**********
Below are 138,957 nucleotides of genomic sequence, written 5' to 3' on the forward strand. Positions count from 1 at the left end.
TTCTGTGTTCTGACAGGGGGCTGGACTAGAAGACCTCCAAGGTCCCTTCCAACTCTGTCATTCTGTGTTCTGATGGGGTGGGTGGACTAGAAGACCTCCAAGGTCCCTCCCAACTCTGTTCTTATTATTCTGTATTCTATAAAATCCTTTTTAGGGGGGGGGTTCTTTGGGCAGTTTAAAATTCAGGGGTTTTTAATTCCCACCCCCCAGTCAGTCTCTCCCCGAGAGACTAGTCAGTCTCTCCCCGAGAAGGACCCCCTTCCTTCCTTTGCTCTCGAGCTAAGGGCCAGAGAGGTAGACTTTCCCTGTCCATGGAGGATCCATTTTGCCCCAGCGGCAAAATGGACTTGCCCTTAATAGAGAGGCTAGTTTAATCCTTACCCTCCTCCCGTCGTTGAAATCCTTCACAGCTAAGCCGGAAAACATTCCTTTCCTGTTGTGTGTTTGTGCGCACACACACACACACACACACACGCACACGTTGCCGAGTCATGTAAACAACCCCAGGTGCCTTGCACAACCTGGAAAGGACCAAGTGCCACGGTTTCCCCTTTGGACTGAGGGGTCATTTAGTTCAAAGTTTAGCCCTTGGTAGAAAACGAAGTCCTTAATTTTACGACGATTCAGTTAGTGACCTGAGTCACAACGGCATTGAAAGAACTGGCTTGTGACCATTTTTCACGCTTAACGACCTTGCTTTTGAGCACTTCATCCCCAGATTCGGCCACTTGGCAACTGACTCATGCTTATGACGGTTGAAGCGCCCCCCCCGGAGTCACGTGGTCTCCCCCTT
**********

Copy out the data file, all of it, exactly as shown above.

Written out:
Below are 138,957 nucleotides of genomic sequence, written 5' to 3' on the forward strand. Positions count from 1 at the left end.
TTCTGTGTTCTGACAGGGGGCTGGACTAGAAGACCTCCAAGGTCCCTTCCAACTCTGTCATTCTGTGTTCTGATGGGGTGGGTGGACTAGAAGACCTCCAAGGTCCCTCCCAACTCTGTTCTTATTATTCTGTATTCTATAAAATCCTTTTTAGGGGGGGGGTTCTTTGGGCAGTTTAAAATTCAGGGGTTTTTAATTCCCACCCCCCAGTCAGTCTCTCCCCGAGAGACTAGTCAGTCTCTCCCCGAGAAGGACCCCCTTCCTTCCTTTGCTCTCGAGCTAAGGGCCAGAGAGGTAGACTTTCCCTGTCCATGGAGGATCCATTTTGCCCCAGCGGCAAAATGGACTTGCCCTTAATAGAGAGGCTAGTTTAATCCTTACCCTCCTCCCGTCGTTGAAATCCTTCACAGCTAAGCCGGAAAACATTCCTTTCCTGTTGTGTGTTTGTGCGCACACACACACACACACACACACGCACACGTTGCCGAGTCATGTAAACAACCCCAGGTGCCTTGCACAACCTGGAAAGGACCAAGTGCCACGGTTTCCCCTTTGGACTGAGGGGTCATTTAGTTCAAAGTTTAGCCCTTGGTAGAAAACGAAGTCCTTAATTTTACGACGATTCAGTTAGTGACCTGAGTCACAACGGCATTGAAAGAACTGGCTTGTGACCATTTTTCACGCTTAACGACCTTGCTTTTGAGCACTTCATCCCCAGATTCGGCCACTTGGCAACTGACTCATGCTTATGACGGTTGAAGCGCCCCCCCCGGAGTCACGTGGTCTCCCCCTT